An HBO/Marist poll says 51 percent of Americans do not believe players should be required to stand during the national anthem. 

By Daniel Rapaport
October 25, 2017

A majority of Americans do not believe athletes should be required to stand during the national anthem, according to an HBO/Marist poll. 

Fifty-one percent of respondents said professional sports leagues such as the NFL should not require players to stand, while 47 percent said leagues should. When the same question was asked in September 2016, 52 percent said players should be required to stand while 42 said they should not.

Notably, in this most recent poll, 52 percent thought athletes did the right thing by carrying out this protest while just 41 percent say it was the wrong course of action.

Protests during the national anthem have been a topic of constant debate in the NFL and around professional sports this season. Colin Kaepernick was the first noteworthy player to sit during the anthem last year to protest racial injustice in the United States, but the debate was reignited when President Donald Trump said in September that NFL owners should "fire" any player who protests during the anthem. Those comments were condemned by many of the league's owners and players as well as the commissioner, and there were widespread protests during the national anthem before Week 3 games.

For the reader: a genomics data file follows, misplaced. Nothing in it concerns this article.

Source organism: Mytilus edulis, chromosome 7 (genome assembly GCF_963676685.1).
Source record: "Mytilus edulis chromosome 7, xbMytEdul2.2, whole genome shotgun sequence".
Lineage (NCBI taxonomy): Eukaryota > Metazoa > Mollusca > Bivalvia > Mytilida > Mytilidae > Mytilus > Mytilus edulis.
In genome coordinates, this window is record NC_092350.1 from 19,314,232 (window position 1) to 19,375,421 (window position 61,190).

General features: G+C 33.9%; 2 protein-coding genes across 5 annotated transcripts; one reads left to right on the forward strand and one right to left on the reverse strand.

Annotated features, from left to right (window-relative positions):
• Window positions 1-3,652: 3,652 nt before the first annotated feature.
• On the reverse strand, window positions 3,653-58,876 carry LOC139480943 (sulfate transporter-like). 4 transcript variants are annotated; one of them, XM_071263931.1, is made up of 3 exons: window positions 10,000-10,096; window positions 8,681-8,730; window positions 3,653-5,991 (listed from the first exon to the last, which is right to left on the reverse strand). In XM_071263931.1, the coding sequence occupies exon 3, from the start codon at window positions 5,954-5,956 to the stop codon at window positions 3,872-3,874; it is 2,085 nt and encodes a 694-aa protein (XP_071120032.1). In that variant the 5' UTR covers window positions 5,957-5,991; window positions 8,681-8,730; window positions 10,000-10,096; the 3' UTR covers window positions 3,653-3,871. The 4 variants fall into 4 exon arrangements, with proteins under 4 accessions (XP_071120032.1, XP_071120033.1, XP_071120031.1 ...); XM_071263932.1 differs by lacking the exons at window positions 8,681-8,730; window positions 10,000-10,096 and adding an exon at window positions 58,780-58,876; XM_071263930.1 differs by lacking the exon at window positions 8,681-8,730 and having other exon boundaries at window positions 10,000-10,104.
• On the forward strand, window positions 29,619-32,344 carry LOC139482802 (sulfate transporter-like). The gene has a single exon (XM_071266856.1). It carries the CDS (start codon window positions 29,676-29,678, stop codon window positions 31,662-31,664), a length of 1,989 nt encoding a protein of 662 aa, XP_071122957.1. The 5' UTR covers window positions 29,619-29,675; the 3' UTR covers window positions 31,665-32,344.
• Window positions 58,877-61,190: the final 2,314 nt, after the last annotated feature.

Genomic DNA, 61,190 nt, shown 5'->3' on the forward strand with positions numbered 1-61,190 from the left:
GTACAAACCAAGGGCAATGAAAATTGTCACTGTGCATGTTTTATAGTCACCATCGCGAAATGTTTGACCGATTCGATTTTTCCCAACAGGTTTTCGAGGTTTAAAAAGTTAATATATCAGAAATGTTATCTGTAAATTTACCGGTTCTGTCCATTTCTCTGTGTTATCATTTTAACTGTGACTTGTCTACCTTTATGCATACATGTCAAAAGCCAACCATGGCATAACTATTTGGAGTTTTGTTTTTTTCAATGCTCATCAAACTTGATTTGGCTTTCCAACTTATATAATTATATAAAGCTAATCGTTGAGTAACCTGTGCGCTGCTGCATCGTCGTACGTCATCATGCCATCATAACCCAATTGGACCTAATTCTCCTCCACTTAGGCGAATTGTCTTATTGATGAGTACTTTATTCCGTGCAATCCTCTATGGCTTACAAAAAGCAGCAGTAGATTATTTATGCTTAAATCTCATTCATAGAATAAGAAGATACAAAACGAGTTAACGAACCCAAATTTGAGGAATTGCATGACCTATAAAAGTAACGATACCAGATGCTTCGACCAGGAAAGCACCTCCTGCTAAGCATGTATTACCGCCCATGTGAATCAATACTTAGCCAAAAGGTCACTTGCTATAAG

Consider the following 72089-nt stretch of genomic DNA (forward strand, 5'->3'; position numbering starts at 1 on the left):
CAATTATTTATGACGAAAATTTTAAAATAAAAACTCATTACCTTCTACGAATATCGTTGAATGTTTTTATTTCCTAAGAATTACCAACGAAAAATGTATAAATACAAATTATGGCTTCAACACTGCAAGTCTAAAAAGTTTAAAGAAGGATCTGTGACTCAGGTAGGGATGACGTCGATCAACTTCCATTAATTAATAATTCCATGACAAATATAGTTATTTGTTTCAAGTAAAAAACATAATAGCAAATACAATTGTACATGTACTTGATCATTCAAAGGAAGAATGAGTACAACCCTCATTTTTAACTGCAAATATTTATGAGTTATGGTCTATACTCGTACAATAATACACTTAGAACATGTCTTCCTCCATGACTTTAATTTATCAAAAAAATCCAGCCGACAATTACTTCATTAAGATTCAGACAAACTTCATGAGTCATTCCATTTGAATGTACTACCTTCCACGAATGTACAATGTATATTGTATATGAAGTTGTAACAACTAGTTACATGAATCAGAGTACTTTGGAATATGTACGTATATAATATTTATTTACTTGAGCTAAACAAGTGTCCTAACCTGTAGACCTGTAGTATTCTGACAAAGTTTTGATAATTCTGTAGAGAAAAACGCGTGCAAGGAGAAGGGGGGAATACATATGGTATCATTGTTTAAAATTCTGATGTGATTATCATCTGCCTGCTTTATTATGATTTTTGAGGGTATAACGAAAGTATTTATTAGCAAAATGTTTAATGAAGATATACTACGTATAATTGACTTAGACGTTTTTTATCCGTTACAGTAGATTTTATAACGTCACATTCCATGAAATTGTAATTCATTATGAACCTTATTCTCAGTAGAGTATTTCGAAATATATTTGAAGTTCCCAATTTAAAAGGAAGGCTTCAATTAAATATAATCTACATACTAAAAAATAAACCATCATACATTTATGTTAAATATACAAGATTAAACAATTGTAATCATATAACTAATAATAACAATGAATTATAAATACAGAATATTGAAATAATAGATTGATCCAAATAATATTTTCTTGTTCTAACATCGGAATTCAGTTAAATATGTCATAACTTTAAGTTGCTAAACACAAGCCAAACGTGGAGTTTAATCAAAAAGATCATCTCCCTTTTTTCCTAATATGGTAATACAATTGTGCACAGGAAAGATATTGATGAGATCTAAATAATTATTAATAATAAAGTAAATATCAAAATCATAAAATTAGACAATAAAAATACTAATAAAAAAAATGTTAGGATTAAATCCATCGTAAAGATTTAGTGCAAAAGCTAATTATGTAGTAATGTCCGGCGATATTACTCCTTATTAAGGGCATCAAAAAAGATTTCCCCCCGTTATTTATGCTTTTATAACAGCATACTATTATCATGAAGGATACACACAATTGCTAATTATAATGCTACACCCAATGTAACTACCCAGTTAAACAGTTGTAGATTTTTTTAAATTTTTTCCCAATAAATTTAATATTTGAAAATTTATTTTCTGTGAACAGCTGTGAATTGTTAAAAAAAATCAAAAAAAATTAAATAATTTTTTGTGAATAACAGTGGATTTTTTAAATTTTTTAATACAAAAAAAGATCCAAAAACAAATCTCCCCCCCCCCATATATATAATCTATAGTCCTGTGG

More than two-thirds of Americans—68 percent, to be exact—think Trump was wrong to make those comments, according to the poll, while only 28 percent thought the President did the right thing. Respondents were more evenly divided on their opinion on Vice President Mike Pence's decision to leave an Indianapolis Colts game after players kneeled during the anthem. In fact, they were split down the middle, with 47 percent saying Pence did the right thing and 47 percent saying he did the wrong thing. 

There was both a geographical and racial discrepancy within the poll. Respondents from the Northeast and West Coast were more likely to think leagues should require players to stand, while those from the South and Midwest were split roughly evenly on the same issue. African-Americans, at 76 percent, were the racial group most likely to think athletes' shouldn't be required to stand, while 54 percent of Whites said standing should be a requirement.

While recent protests haven't been as prevalent as they were in Week 3, the national anthem issue continues to be ubiquitous across the NFL. The league discussed the matter at its quarterly meeting last week after commissioner Roger Goodell said he believes all player should stand during the national anthem. Cowboys owner Jerry Jones recently said he believes the protests are hurting the NFL. 

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